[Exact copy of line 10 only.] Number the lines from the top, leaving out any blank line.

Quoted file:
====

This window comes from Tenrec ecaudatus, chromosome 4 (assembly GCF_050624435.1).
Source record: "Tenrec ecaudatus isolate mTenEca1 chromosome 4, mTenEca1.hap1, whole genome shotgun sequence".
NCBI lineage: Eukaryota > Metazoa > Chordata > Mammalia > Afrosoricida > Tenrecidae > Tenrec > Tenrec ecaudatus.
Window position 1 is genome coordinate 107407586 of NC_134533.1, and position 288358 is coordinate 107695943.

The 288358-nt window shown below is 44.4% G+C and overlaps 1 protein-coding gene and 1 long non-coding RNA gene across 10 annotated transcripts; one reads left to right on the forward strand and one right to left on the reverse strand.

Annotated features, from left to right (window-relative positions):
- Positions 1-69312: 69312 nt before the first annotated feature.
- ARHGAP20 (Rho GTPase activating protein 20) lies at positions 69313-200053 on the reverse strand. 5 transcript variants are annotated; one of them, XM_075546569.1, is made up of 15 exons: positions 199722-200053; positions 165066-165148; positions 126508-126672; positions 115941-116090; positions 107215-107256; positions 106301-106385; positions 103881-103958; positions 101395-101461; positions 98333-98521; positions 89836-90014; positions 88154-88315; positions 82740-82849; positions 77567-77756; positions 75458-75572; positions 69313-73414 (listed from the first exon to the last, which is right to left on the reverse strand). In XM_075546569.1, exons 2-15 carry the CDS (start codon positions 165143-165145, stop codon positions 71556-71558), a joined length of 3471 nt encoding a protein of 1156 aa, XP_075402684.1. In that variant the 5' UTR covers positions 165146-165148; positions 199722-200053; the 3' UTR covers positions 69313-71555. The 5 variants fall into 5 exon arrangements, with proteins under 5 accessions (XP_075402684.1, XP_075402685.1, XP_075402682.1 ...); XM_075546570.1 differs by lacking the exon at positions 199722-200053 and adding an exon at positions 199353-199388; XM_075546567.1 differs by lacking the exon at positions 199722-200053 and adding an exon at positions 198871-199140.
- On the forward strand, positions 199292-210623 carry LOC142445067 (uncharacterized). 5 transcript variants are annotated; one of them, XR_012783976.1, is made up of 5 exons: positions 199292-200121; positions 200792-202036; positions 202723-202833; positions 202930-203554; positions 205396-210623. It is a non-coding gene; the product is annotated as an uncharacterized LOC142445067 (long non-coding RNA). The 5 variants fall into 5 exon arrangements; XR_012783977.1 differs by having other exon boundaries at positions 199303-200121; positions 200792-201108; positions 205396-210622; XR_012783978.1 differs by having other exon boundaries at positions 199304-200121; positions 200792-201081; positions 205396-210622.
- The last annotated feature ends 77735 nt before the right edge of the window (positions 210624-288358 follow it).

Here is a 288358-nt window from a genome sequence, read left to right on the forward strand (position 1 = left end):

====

- The last annotated feature ends 77735 nt before the right edge of the window (positions 210624-288358 follow it).